Students Travel with Division of Diversity to Study in Dubai, Abu Dhabi
- May 11, 2022
- Kayla Johnson
Trekking across the golden dunes of Dubai on camelback, admiring the dazzling, intricate motifs of Arabian architecture and breaking bread with new friends, Vanessa Lane felt like she had stepped into a whole new world.
Since her freshman year at The University of Texas at Austin, Lane had dreamed of studying abroad. And even when her much-awaited trip to South Africa was canceled for the second year in a row due to the pandemic, she remained determined to experience a new culture firsthand.
Over spring break, Lane finally got the chance to expand her worldview by traveling to the United Arab Emirates (UAE) with UT Austin’s Division of Diversity and Community Engagement (DDCE).
On this trip, a collaboration with New York University Abu Dhabi, UT Austin professors Leonard Moore, Ph.D., and Devin Walker, Ph.D., taught a cohort of 75 students about futurism and sustainability through immersion in the vibrant cities of Dubai and Abu Dhabi.
Lane had traveled alone in the United States before, but flying across the world by herself was a unique adventure. After weathering a tidal wave of predeparture meetings, COVID tests and paperwork, she finally found herself in Dubai.
“I feel like a switch flipped,” Lane says reminiscing on how she drew back the curtains of her hotel room the first night and gazed over the cityscape. “It’s one thing to think about going, but to actually be present in that space was eye-opening.”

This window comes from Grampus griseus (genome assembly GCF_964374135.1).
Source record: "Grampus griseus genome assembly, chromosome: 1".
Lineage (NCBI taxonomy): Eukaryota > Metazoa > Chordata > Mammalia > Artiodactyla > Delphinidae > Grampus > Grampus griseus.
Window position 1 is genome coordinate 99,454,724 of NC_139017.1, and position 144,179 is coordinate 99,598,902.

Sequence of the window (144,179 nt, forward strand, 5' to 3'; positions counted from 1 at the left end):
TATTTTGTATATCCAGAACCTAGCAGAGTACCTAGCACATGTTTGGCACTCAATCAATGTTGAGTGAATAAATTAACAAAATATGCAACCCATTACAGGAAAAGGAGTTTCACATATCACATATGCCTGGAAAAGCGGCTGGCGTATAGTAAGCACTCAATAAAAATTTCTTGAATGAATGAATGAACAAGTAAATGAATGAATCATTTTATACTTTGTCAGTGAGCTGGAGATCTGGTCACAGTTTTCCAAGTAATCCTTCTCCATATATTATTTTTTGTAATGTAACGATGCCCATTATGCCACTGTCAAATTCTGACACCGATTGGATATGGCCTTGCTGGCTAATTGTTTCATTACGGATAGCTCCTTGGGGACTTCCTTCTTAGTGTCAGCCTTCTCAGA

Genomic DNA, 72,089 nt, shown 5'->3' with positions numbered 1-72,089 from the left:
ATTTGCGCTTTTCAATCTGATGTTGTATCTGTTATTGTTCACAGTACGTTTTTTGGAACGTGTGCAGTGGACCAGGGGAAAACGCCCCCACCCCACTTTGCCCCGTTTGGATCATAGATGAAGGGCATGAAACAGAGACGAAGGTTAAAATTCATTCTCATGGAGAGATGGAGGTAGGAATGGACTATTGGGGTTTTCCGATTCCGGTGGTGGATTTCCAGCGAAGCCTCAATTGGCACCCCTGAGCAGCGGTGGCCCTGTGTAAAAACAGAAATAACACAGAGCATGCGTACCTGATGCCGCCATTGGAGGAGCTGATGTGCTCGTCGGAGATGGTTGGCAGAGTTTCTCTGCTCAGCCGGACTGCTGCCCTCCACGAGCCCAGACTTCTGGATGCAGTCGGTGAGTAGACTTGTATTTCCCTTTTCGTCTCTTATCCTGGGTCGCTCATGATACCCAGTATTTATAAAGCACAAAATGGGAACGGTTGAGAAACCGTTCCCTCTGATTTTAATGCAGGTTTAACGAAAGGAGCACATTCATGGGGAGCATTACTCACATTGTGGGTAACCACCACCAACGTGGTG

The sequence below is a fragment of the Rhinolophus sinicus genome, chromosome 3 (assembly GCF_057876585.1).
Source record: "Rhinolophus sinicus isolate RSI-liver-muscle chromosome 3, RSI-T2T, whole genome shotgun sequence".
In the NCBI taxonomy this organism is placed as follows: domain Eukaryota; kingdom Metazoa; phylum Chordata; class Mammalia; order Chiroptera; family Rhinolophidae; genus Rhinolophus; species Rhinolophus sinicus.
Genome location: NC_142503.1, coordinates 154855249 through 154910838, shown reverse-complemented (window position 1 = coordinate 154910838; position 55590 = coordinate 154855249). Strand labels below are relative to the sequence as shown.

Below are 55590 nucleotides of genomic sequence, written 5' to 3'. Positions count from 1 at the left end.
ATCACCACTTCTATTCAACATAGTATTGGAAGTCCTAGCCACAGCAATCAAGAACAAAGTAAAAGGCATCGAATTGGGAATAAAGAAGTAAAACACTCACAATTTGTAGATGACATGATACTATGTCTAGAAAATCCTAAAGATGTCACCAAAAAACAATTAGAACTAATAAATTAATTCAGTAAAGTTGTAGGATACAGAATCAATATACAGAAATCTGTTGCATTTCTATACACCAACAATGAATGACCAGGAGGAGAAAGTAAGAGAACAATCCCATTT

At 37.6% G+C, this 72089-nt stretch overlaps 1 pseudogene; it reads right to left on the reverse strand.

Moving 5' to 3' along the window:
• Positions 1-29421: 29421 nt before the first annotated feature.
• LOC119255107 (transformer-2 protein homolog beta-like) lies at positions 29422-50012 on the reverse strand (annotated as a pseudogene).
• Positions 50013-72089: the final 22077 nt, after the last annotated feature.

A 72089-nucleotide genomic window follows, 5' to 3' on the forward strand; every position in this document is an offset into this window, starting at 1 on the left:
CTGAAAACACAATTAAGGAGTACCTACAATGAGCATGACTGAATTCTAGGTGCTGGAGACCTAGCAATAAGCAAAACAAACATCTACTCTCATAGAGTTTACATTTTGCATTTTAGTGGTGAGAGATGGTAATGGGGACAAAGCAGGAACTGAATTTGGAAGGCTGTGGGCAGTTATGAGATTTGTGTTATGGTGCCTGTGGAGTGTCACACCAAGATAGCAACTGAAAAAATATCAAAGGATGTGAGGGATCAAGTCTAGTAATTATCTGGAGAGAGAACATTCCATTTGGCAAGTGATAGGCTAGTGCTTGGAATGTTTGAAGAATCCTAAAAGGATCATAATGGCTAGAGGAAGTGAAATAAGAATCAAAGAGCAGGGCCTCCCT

Promoting Diversity Abroad
The Division of Diversity and Community Engagement seeks to cultivate an inclusive campus culture by providing educational resources for marginalized students, faculty and community members. DDCE’s Global Leadership and Social Impact program offers accessible, project-based study abroad opportunities for students to gain hands-on experience around the world.
These programs strive especially to serve members of DDCE’s various organizations and initiatives for student success under the Longhorn Center for Academic Equity. That includes, among others, the Heman Sweatt Center for Black Males, the Monarch Student Program for immigrant students and the Fearless Leadership Institute, an organization for Black and Latina women, for which Lane is a student ambassador.
Among the 75 students on the trip to the UAE, 57 of them—three-quarters of the cohort—identified as Black. That fact is significant because students of color, particularly African American students, are historically underrepresented in study abroad programs.
According to the 2021 Open Doors Report on International Educational Exchange, about 70 percent of U.S. students who study abroad are white. On the other hand, 10 percent of the U.S. students studying abroad are Hispanic, 9 percent Asian or Pacific Islander, 5.5 percent Black, and fewer than 5 percent multiracial.
Lane says students of color often feel pressure to prove their worthiness in spaces where they are the minority. That is why she says it was so empowering to travel with a diverse group. She was able to counteract some of the limiting beliefs others held about her and, more importantly, the ones she held about herself.